Pets.ca - Pet forum for dogs cats and humans 

-->

She talks to the animals

badger
January 29th, 2005, 10:44 AM
By ELIZABETH ABBOTT
Saturday, January 29, 2005

Animals in Translation:
Using the Mysteries of Autism
to Decode Animal Behavior

By Temple Grandin
and Catherine Johnson

Scribner, 356 pages, $36

What sort of person can be the foremost consultant to America's vast slaughterhouse industry -- including suppliers to McDonald's and KFC -- and also an authority invoked by the animal rights organization People for the Ethical Treatment of Animals (PETA)? The answer is Temple Grandin, the animal sciences professor and writer who has demystified autism (Thinking in Pictures: And Other Reports from My Life with Autism; and Emergence: Labeled Autistic), and uses her different experience of life to study animals and apply her knowledge to their well-being.

Grandin's description of herself as an anthropologist on Mars gave neurologist Oliver Sacks the title for his book about brain-disordered people, and is a metaphor for her struggle to adapt to life with "typical" people. Animals are her vehicle to success. "Autism is a kind of way station on the road from animals to humans, which puts autistic people like me in a perfect position to translate 'animal talk' into English," Grandin explains. "I can tell people why their animals are doing the things they do."

Though her extraordinary new book has a co-author -- Catherine Johnson, a writer who specializes in the brain and neuropsychiatry and is raising two autistic sons -- it is Grandin's story, told in the first person. Johnson must have smoothed and organized the writing process, but wisely, she did not soften Grandin's blunt commentary. Their collaboration has produced a breathtakingly honest and informative book about the nature of animals, and how Grandin designs ways to ensure millions "a decent death."

She believes that "dogs really are man's best friend"; she discusses them in depth, and even includes an epilogue, Behavior and Training Troubleshooting Guide, largely about dogs and how to co-exist with them. The easiest way to succeed in this is to choose the right dog. Mutts are your best bet, Grandin says, healthier and more emotionally stable, hence better behaved. They constitute 60 per cent of the U.S. dog population, but are responsible for only 26 per cent of fatal dog bites. (And bear in mind that male dogs bite 6.2 times more than bitches; unneutered males more than double that rate.) The best dogs have dark skin (but the fur can be light), but avoid pink noses, blue eyes, pink nose and white fur on most of the body -- "too many albino characteristics" suggest potential medical problems.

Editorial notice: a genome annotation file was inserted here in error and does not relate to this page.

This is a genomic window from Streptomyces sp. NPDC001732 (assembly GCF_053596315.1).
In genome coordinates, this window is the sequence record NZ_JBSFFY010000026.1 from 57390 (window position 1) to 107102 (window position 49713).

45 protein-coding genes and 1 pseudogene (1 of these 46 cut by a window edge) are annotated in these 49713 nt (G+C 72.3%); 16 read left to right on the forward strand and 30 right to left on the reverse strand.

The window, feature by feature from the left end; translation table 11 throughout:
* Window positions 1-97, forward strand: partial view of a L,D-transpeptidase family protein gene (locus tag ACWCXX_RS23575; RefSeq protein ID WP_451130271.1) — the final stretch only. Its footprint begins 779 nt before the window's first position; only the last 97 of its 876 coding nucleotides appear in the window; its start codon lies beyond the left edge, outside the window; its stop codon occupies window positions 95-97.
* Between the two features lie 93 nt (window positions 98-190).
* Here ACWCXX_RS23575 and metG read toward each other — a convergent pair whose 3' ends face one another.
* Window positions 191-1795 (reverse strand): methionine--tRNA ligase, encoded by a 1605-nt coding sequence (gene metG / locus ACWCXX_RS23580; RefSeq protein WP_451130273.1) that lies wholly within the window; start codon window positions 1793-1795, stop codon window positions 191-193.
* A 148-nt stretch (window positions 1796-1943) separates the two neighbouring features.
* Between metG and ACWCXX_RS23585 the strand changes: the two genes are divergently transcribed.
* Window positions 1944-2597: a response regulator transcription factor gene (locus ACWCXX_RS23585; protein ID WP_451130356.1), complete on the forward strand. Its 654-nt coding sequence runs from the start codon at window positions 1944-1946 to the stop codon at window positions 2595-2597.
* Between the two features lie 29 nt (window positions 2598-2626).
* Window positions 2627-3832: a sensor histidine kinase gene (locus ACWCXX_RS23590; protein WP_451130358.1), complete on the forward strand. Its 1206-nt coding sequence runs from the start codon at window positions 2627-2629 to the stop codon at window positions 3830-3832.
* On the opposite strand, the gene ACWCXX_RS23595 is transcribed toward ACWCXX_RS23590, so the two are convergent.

Grandin also wades fearlessly into the pit-bull nature-or-nurture controversy, and takes on Rottweillers as well. Rottweillers and pit bulls are, "on average, much more aggressive than other breeds," she concludes. Some are "good sweet dogs," but "don't let people tell you that Rottweiler or pit bull aggression is a 'myth.' It's not. . . . There are some animals, including some dogs, who are just plain trouble. It's not their breed and it's not their owners. It's them. They're born that way, and they are bad, dangerous dogs."

On one level, Animals in Translation is Grandin's running dialogue between autism and animals. Like animals, autistic people think in pictures rather than words, and are "smarter than we think." Understanding them comes, she writes, only when we "try to see what the animal is seeing and experience what the animal is experiencing," their feelings, pain and suffering, thought processes and, often enough, genius.

The main difference between animals and "typical" humans is that we have "mixed emotions," while animals, like autistic people, are unambiguous: They either love or hate, for instance. "I can't even imagine what it would be like to have feelings of love and hate for the same person," Grandin writes.

Because her autism limits her perceptions of the dynamics of human interactions, Grandin has to intellectualize her way through them. She recalls how, as a worshipful student interviewing B. F. Skinner, "the god of behaviorism . . . tried to touch my legs."

"You may look at them, but you may not touch them," she told him, then returned to discussing animal behaviour. Afterward, as she reviewed what he had told her -- "We don't need to learn about the brain, we have operant conditioning" -- she had an epiphany. "I don't think I believe that," she concluded. She had just taken her first step along the path to understanding animal behaviour through trained, empathetic observation and research.






Grandin's expertise in animals extends to their erotic lives. Animals lust as well as love, and may even demand sexual foreplay: Brahman bulls, for example, "refuse to give the semen for twenty minutes because they want twenty minutes of throat and butt scratching. . . . They'll delay the sex in order to get some good, serious stroking." One farmer told Grandin that before he can collect his boar's semen, "I have to stick my finger in his butt, he just really loves that."

In her chapters Pain and Suffering and How Animals Think, Grandin is at her most insightful. If she had her "druthers," humans would have evolved as vegetarian plant-eaters. They didn't, and we have feedlots and slaughterhouses, "so the question is: what should a humane feedlot and slaughterhouse be like? . . . What does a cow headed to slaughter need in order to have a happy life?"

The first principle is that animals shouldn't suffer, should feel as little pain as possible and should die as quickly as possible. Grandin's autism helps her understand and evaluate both animal pain and suffering. After her hysterectomy, she mimed spayed dogs by crawling on the hospital floor and concluded that perambulating on all fours hurts less than walking upright. Nurses also told her she needed fewer painkillers than "typical" patients. Additional experiences and research led her to conclude that animals (like autistics) generally feel pain, but less than "typical" humans.